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Bras d’Or Lakes

Bras d'Or Lakes(©dolanh, flickr.com)

Bras d'Or Lakes

The Bras d’Or Lakes are literally at the heart of Cape Breton.

Set right in the centre of the island, the calm waters of this inland sea offer some of the finest boating and kayaking anywhere, with no end of little coves to explore.

Then there are the bald eagles that often soar overhead and charming spots to stop for a rest, like the tea room run by famous Nova Scotian singer Rita MacNeil in Big Pond.

Coming from the mainland, start your exploration of the Bras d’Or region by taking Highway 105 through Whycocomagh, where you’ll find a provincial park and campground.

Continue up Highway 105 towards the picturesque resort town of Baddeck. Here you can relax by the water and visit the Alexander Graham Bell museum, which showcases the life and work of the inventor of the telephone. More…

A little further up the highway takes you to the turnoff for the villages of Englishtown and Big Bras d’Or, where boat tours run to the Bird Islands. Hop on board to see the rocky island where thousands of sea birds nest, including hundreds of Atlantic puffins.

Return to Highway 105 and carry on until you reach the right turn towards Georges River, leading onto Routes 223 and 216, which both hug the coastline through the charmingly named Christmas Island. From here, a short diversion through Grand Narrows takes you to Iona and its Highland Village Museum, a hub of Gaelic culture.

(Note: Iona could be reached more quickly by coming directly from Whycocomagh on Route 223 if you’re tight for time)

Next is the First Nations community of Eskasoni, from where you round the tip of the bay and come to Ben Eoin, long a popular vacation spot with beaches, campgrounds, a ski hill for winter visitors and a fiddle and folk festival every August.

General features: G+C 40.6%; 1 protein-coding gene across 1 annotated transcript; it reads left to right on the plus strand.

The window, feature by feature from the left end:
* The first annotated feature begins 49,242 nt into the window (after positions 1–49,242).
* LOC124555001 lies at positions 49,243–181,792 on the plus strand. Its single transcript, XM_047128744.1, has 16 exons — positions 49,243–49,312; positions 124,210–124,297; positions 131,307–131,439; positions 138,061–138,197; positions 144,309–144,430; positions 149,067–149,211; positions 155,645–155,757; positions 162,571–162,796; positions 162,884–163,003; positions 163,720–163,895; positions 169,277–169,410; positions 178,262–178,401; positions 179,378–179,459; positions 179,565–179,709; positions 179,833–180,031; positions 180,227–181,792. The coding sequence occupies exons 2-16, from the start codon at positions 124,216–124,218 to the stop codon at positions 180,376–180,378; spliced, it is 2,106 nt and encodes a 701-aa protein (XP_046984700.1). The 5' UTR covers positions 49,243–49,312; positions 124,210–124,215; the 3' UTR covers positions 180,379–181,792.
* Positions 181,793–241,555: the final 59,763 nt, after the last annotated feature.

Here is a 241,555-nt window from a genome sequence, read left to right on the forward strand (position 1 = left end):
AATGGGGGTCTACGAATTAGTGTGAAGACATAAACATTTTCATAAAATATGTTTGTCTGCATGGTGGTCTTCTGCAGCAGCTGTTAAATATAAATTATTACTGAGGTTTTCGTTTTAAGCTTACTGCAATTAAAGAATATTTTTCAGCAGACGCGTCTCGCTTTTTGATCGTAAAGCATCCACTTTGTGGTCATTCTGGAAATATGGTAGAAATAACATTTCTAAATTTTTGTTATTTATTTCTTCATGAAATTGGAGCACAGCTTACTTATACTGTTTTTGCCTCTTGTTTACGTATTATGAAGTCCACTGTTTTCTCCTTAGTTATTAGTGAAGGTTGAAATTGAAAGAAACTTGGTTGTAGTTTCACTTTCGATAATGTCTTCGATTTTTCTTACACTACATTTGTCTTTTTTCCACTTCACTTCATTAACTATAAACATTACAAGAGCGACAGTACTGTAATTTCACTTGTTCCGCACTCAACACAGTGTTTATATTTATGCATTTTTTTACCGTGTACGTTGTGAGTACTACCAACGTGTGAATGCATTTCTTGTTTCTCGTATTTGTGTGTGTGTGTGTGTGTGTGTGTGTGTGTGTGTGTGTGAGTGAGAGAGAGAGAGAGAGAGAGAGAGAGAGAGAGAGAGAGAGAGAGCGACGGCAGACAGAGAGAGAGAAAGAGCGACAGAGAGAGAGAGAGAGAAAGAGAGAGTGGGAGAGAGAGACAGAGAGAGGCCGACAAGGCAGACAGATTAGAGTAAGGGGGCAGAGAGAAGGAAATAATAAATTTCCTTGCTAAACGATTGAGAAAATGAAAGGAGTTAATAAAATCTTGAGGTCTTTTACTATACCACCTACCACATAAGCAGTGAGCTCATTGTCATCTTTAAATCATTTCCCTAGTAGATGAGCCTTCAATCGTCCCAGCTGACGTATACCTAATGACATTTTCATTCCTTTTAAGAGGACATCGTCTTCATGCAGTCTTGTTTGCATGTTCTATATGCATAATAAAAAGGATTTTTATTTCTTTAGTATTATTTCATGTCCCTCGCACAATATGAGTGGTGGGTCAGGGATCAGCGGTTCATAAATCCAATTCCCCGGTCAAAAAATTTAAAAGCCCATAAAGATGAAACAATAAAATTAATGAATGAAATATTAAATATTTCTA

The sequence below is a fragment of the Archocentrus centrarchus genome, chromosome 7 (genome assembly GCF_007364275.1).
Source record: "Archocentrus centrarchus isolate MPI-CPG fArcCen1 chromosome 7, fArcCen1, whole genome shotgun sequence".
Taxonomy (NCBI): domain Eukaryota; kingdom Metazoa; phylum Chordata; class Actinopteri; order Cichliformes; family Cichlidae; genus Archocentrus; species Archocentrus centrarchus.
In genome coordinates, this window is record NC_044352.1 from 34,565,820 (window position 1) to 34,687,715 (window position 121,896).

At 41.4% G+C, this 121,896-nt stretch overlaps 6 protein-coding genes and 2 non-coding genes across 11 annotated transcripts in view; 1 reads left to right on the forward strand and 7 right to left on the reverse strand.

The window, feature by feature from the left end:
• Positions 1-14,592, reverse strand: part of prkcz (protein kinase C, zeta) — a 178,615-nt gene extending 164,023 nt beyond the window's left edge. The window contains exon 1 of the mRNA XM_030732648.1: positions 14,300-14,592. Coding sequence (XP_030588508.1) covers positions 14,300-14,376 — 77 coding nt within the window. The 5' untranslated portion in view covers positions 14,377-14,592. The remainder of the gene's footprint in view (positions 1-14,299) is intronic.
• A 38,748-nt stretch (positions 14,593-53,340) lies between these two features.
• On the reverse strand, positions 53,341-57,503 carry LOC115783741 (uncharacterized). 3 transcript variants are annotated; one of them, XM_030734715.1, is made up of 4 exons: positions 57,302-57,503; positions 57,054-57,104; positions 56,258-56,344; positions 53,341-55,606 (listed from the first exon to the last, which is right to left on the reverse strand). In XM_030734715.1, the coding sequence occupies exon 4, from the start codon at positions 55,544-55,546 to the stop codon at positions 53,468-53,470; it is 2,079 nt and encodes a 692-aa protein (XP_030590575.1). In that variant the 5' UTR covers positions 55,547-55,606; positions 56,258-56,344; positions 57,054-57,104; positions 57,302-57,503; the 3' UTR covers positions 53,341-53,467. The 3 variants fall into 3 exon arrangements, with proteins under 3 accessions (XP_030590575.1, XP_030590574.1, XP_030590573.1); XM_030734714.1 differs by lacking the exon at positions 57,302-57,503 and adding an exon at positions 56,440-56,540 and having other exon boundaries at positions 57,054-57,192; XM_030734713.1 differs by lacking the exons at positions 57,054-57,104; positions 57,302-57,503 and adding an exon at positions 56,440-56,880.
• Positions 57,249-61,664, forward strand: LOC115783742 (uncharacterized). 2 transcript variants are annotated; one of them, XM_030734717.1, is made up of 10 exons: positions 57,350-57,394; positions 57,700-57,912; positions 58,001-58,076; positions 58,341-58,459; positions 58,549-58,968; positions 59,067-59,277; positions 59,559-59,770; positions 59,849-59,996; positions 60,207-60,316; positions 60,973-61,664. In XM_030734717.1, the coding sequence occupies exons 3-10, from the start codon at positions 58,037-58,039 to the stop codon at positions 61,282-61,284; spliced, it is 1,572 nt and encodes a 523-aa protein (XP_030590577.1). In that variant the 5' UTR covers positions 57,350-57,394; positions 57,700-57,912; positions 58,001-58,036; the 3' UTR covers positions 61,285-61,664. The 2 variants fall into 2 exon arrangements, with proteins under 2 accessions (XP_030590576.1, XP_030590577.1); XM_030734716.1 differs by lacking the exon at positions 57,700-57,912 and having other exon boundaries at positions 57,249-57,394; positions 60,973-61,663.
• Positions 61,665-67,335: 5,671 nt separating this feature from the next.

Holiday cottages on the Bras d'Or Lakes(©Calypso Orchid, flickr.com)

Holiday cottages on the Bras d'Or Lakes

The musical theme continues as you reach Big Pond, where you must stop for a cup of tea at Rita’s Tearoom, owned and run by one of Nova Scotia’s most loved musicians. Big Pond also has its own incredibly popular summer music festival in July.

A series of coves follows – Irish Cove, Hay Cove, McNabs Cove and Soldiers Cove – before you arrive in St. Peter’s, known as the gateway to the Bras d’Or Lakes.

It’s here that you can explore ruined forts in Battery Provincial Park, once used to supply the fortress at Louisbourg. Walk along a canal connecting the lakes to the Atlantic Ocean and explore the home and works of famous marine photographer Wallace R. MacAskill. His photograph of the Bluenose Schooner is still reproduced today on Canada’s 10¢ coin.

Keeping to the small road that hugs the lakeshore, offering spectacular views, you come to Dundee and another of Cape Breton’s top golf courses, the Dundee Golf Club. As the road turns north, always staying close to the water, you pass through Marble Mountain, famous for its beach made of white, chipped marble and 2 churches, both over 100 years old.

Now you’re nearly back in Whycocomagh but before you finish your circumnavigation of the Bras d’Or Lakes, take time to see the railway museum in tiny Orangedale. Set in a station that dates back to 1886, it’s now restored with many period furnishings and memorabilia from a much busier time for the railroad in Cape Breton.